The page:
Community Energy England (CEE) has launched its Community Energy 2030 Vision, targeting 5,270MW of community power on the energy system.
The vision outlines plans to grow community energy so that it powers the equivalent of 2.2 million homes by 2030, as well as supporting 8,700 jobs. Such growth would save 2.5 million tonnes of CO2 emissions and add over £1.8 billion to the economy each year.
It has been launched alongside CEE’s State of the Sector report, and builds on The Future of Community Energy report produced by SP Energy Networks in January.
CEE said that while in 2014 the government envisaged a million homes powered by community energy by 2020, only 10% of this has been achieved. This is largely due to setbacks in governmental policy and financial support.
The group has said that “we must not make this mistake again” and calls on the government to help the sector grow in order to help the country move towards net zero.
The importance of community energy is highlighted in the Vision, referencing the Committee on Climate Change’s Net Zero Report, which states: “It will not be possible to get close to meeting a net zero target without engaging with people...There is currently no government strategy to engage the public in the transition to a low-carbon economy. This will need to change."
But while more support is required, the community energy space has seen growth in recent years, and the State of the Sector report shows. Community energy in the UK currently contributes 265MW of renewable electricity generation and 13MW of heat for example.
In England, Wales and Northern Ireland, it contributes at least £4.6 million to local economies through community benefit funds and cost savings. There are now 234,000 local people involved in energy efficiency across these regions, who are developing 39 energy storage projects and 47 low carbon transport projects.
The value of community benefit funds has been particularly visible in recent months as the COVID-19 pandemic and lockdown has been felt across the UK.
A number of projects around the country have donated money to help communities get through this period. In April, for example, six community-run solar farms advanced £195,000 in community benefit funds, with the money to go towards supporting their local communities during the COVID-19 pandemic.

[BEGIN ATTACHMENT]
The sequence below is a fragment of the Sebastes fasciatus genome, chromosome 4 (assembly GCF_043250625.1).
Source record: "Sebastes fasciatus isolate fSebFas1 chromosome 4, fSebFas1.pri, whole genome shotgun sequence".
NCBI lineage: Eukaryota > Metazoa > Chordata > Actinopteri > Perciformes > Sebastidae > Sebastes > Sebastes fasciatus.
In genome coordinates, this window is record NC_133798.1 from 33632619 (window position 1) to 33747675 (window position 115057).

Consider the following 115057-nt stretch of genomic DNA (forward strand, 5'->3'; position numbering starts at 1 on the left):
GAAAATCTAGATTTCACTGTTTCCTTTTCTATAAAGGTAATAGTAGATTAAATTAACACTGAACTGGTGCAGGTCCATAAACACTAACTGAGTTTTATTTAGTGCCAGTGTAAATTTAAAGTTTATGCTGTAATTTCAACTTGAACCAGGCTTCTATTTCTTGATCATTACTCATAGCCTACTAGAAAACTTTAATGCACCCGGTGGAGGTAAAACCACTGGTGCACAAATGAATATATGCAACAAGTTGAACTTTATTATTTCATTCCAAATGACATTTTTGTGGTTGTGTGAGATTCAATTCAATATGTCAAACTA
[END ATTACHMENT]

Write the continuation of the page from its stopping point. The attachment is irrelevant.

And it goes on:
Similarly, the Community for Renewables’ collective of four community energy enterprises mobilised £100,000 from surplus generation by community-owned solar projects, which was set aside for Corona Crisis Funds.
While the CEE says it is likely there will be fewer community energy projects in 2020 due to COVID-19, local energy will be key to Building Back Better.
The State of the Sector report prepared by Scene on behalf of CEE and Community Energy Wales and was financed by SP Energy Networks. It works alongside regional reports for Electricity North West and Northern Powergrid.
Sandy Robinson from Scene said: "Over the last 4 years, we have reported on how community energy can deliver long-lasting positive local impacts. This potential has always been tempered by a multitude of barriers as well as a lack of acknowledgement and support.
“In 2020, the community energy sector will face challenges beyond anything experienced to date. Now, more than ever, community energy organisations are demonstrating their value - delivering services and support for local people and businesses in need. These organisations and the wider community energy sector deserves better and more ambitions support, not just during 2020 but long into the future."